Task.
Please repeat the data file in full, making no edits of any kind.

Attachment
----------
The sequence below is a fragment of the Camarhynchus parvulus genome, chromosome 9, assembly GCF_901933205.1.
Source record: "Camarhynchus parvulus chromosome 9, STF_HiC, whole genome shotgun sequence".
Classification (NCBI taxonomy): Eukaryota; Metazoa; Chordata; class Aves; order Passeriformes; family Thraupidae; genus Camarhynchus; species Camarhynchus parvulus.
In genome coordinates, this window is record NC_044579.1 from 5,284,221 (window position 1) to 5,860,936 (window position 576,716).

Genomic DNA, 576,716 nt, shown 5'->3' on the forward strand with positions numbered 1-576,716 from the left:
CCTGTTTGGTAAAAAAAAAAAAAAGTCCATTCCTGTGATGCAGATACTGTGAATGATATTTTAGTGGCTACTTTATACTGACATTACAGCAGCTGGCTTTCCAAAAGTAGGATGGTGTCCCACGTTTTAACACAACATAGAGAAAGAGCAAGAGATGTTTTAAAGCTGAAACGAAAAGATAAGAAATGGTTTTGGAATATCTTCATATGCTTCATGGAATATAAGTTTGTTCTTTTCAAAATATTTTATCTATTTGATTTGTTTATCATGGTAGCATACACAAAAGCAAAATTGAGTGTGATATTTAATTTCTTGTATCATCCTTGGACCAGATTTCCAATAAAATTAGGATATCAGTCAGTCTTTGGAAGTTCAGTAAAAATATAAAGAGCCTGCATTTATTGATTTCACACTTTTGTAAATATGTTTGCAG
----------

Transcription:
The sequence below is a fragment of the Camarhynchus parvulus genome, chromosome 9, assembly GCF_901933205.1.
Source record: "Camarhynchus parvulus chromosome 9, STF_HiC, whole genome shotgun sequence".
Classification (NCBI taxonomy): Eukaryota; Metazoa; Chordata; class Aves; order Passeriformes; family Thraupidae; genus Camarhynchus; species Camarhynchus parvulus.
In genome coordinates, this window is record NC_044579.1 from 5,284,221 (window position 1) to 5,860,936 (window position 576,716).

Genomic DNA, 576,716 nt, shown 5'->3' on the forward strand with positions numbered 1-576,716 from the left:
CCTGTTTGGTAAAAAAAAAAAAAAGTCCATTCCTGTGATGCAGATACTGTGAATGATATTTTAGTGGCTACTTTATACTGACATTACAGCAGCTGGCTTTCCAAAAGTAGGATGGTGTCCCACGTTTTAACACAACATAGAGAAAGAGCAAGAGATGTTTTAAAGCTGAAACGAAAAGATAAGAAATGGTTTTGGAATATCTTCATATGCTTCATGGAATATAAGTTTGTTCTTTTCAAAATATTTTATCTATTTGATTTGTTTATCATGGTAGCATACACAAAAGCAAAATTGAGTGTGATATTTAATTTCTTGTATCATCCTTGGACCAGATTTCCAATAAAATTAGGATATCAGTCAGTCTTTGGAAGTTCAGTAAAAATATAAAGAGCCTGCATTTATTGATTTCACACTTTTGTAAATATGTTTGCAG